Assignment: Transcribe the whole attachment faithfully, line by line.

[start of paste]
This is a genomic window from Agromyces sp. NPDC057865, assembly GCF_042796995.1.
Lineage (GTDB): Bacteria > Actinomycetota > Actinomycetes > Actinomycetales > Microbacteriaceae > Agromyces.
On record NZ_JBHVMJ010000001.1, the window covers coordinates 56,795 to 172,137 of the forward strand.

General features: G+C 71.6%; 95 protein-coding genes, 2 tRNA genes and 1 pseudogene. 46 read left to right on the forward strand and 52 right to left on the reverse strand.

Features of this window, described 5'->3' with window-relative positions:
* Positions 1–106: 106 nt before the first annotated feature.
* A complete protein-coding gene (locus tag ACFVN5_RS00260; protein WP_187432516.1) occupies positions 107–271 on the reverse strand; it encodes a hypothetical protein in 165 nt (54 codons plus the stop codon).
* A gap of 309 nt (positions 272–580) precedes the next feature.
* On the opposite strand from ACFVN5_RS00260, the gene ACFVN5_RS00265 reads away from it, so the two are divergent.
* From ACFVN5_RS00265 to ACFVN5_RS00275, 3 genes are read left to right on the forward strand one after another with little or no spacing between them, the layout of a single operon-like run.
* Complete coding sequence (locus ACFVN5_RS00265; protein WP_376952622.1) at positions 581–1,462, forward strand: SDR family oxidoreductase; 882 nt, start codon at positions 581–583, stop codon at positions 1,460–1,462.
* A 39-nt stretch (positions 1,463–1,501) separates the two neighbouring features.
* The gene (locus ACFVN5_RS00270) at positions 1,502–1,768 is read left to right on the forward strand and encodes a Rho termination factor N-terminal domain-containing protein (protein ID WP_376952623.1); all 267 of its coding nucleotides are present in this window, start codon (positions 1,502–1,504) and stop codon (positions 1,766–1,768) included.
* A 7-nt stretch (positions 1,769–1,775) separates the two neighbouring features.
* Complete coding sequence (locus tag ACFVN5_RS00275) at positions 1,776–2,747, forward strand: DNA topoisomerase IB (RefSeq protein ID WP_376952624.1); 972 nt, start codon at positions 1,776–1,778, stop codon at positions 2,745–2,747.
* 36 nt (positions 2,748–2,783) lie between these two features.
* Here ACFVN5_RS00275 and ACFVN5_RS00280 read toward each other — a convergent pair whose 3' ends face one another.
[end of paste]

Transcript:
This is a genomic window from Agromyces sp. NPDC057865, assembly GCF_042796995.1.
Lineage (GTDB): Bacteria > Actinomycetota > Actinomycetes > Actinomycetales > Microbacteriaceae > Agromyces.
On record NZ_JBHVMJ010000001.1, the window covers coordinates 56,795 to 172,137 of the forward strand.

General features: G+C 71.6%; 95 protein-coding genes, 2 tRNA genes and 1 pseudogene. 46 read left to right on the forward strand and 52 right to left on the reverse strand.

Features of this window, described 5'->3' with window-relative positions:
* Positions 1–106: 106 nt before the first annotated feature.
* A complete protein-coding gene (locus tag ACFVN5_RS00260; protein WP_187432516.1) occupies positions 107–271 on the reverse strand; it encodes a hypothetical protein in 165 nt (54 codons plus the stop codon).
* A gap of 309 nt (positions 272–580) precedes the next feature.
* On the opposite strand from ACFVN5_RS00260, the gene ACFVN5_RS00265 reads away from it, so the two are divergent.
* From ACFVN5_RS00265 to ACFVN5_RS00275, 3 genes are read left to right on the forward strand one after another with little or no spacing between them, the layout of a single operon-like run.
* Complete coding sequence (locus ACFVN5_RS00265; protein WP_376952622.1) at positions 581–1,462, forward strand: SDR family oxidoreductase; 882 nt, start codon at positions 581–583, stop codon at positions 1,460–1,462.
* A 39-nt stretch (positions 1,463–1,501) separates the two neighbouring features.
* The gene (locus ACFVN5_RS00270) at positions 1,502–1,768 is read left to right on the forward strand and encodes a Rho termination factor N-terminal domain-containing protein (protein ID WP_376952623.1); all 267 of its coding nucleotides are present in this window, start codon (positions 1,502–1,504) and stop codon (positions 1,766–1,768) included.
* A 7-nt stretch (positions 1,769–1,775) separates the two neighbouring features.
* Complete coding sequence (locus tag ACFVN5_RS00275) at positions 1,776–2,747, forward strand: DNA topoisomerase IB (RefSeq protein ID WP_376952624.1); 972 nt, start codon at positions 1,776–1,778, stop codon at positions 2,745–2,747.
* 36 nt (positions 2,748–2,783) lie between these two features.
* Here ACFVN5_RS00275 and ACFVN5_RS00280 read toward each other — a convergent pair whose 3' ends face one another.